Trip Report: Little Cottonwood Canyon, UT – 3,000-Vertical-Foot “Coalpit #4”

Martin Kuprianowicz | BackcountryBackcountry | Trip ReportTrip Report

Brought to you by 10 Barrel Brewing

Report From Thursday, March 11, 2021

It was deep inside the belly of the beast where we finally found solace.

Buddies Landon, Gage, and I went for a long boot pack this morning up a narrow couloir near the entrance to Little Cottonwood Canyon, UT.

“Coalpit #4” is 3,000-vertical-foot long, 38º steep, narrow, couloir which Andrew Mclean, author of the Chuting Gallery, describes as a “kinder, gentler version of the Y-Couloir.”

Mclean writes, 

“This is one of the lowest elevation north facing chutes in Little Cottonwood and has a similar feeling to its up-canyon brothers, the Y and the Y-Not. It sports a nice mellow finish, good tight chute skiing and a steep forested upper headwall.”

The descent. | Photo courtesy SnowBrains

After skiing the Y-Couloir last Friday, I would agree by saying that it is a somewhat similar, mellower version of the Y—but it’s not that kind, and is still steep enough to set your legs on fire the whole way down. 

But it’s fun—very fun.

LCC received roughly 4-6″ of new snow in the past 48-hours, so the snow up top was soft powder sitting on a firm layer of melt-freeze crust below—just what you wanted for steep, spring chute-skiing.

As we skied down the couloir, the snow went from powdery to chalky to firm, then to really firm for a short section, then back to soft and slushy at the bottom.

Coalpit #4 in Little Cottonwood Canyon, UT:

  • Summit:  9,200′
  • Car:  6,000′
  • Vertical From Car: 3,000′ 
  • Vertical skied: 3,000′
  • Max Pitch:  38º
  • Aspect:  N
  • Distance: 3.18-miles round trip
  • Time From Car to Summit: 3 hours
  • Car to Car Time: 4 hrs 43 mins
  • Recommended Equipment: crampons, ice ax, no skins
  • Where to park: 1.9 miles up the canyon on the right side of the road after the big boulder with the stick under it.
Up we go. | Photo courtesy SnowBrains

We met up at 6:30 this morning, crossed a river, and started bushwhacking. 

The bushwhack was brutal and arguably one of the tougher parts of the entire morning. 

But it was exciting to cross a river and cut our way through thick shrubbery to the base of a couloir—it felt like a true adventure right from the start. 

Skies were clear this morning but it got consistently more cloudy as we hiked up. 

On our way up to the sky. | Photo courtesy @l_deeno

Once we hit the short apron to the chute, there was only one way to the top. 

So we started booting. 

I was a little tired at the start of the boot pack but I kept finding more energy—more stoke—the higher we ascended.

By the top, we were all feeling strong and good about life. 

Courtesy Courtesy UAC 3/11/21

The Utah Avalanche Center had rated the day as LOW avalanche danger at all elevation and all aspects, and we did see signs of minor sluffing on the way up, likely from the wind, and a large, old avalanche crown. 

This girl will bite you in the wrong conditions.

At the top, we enjoyed a quick bite and then descended into a stand of thick trees above the couloir-proper.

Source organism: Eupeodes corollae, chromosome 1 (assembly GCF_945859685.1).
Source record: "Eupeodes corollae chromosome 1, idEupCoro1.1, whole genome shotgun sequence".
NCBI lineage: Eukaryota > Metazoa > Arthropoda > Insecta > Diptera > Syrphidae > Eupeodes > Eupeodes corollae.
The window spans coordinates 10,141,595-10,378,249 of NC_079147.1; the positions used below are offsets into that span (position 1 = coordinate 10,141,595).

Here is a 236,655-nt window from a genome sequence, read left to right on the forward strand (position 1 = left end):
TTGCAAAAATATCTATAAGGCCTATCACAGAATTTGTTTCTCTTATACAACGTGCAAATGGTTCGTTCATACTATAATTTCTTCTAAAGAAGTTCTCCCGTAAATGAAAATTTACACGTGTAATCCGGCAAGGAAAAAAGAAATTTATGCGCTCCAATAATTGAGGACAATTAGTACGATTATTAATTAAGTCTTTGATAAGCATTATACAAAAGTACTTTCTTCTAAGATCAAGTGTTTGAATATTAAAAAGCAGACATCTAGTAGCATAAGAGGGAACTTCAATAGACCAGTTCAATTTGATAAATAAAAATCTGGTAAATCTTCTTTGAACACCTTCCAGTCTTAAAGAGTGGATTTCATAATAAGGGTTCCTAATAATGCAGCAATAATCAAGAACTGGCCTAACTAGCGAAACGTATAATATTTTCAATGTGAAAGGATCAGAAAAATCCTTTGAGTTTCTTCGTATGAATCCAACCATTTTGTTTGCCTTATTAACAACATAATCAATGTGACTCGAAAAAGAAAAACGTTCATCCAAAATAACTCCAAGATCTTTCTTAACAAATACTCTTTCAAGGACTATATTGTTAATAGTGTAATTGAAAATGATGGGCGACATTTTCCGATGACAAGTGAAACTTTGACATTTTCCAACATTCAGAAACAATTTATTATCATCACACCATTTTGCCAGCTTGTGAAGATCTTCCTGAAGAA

It was lightly snowing now, overcast, and a thick cloud was creeping its way up the canyon below.

The skiing was great in the upper portion of the chute with a few inches of new snow on a firmer layer underneath.

We were wary, however—parts of the chute held big, granite rocks that were barely covered with 1/8 of an inch of snow that we needed to avoid.

We skied down with this notion front of mind. 

Gage at the top ready to drop. | Photo courtesy SnowBrains

Minor sluffs were falling down the chute as we made turns, so we went one at a time to islands of safety—there aren’t many of these in this chute.

We got to the crux, which was a tight, rocky section that we questioned if it actually went.

Landon went down to take a look at it and immediately started sidestepping back up.

“Doesn’t go!” He shouted back to us.

Landon after the crux. | Photo courtesy SnowBrains

So we zigzagged through the thick, steep trees off to the side of the line which was hardly less spicy than the crux.

Then we got back into the chute and it was game on.

The snow now was chalky and fast and honestly better than any of us really expected.

A few more hundred vertical feet down and we encountered short, narrow sections of firm, icy and rocky snow that begged the utmost attention.

One part of the chute wrapped around to the right like a monkey’s tail with a big boulder in the center of it, adding a cool aesthetic.

Gage in the belly of the beast. | Photo courtesy SnowBrains

After this narrow section, the line widened up and it was smooth sailing down the rest of the chute.

Most of the remaining descent was firm and cruddy, with one chalky section, before turning into sticky, wet snow at the base.

We bushwhacked our way back to the river and reveled in our morning accomplishment for a moment and wondered if this line would still be skiable in a week. 

It was thin in spots and is only getting thinner right now. 

By 11:30 we were back to our cars, Landon went in to work, and Gage and I went to the bar for some Bloody Marys (shoutout Spedellis!).

Just another day in the Wasatch.

Logan and Gage skiing Coalpit #4. | Photo courtesy SnowBrains

Recent Trip Reports:


Courtesy NOAA 3/11/21


Photo Tour in Chronological Order:

Up we go. | Photo courtesy SnowBrains

Landon after the crux. | Photo courtesy SnowBrains
Logan skiing Coalpit #4. | Photo courtesy SnowBrains


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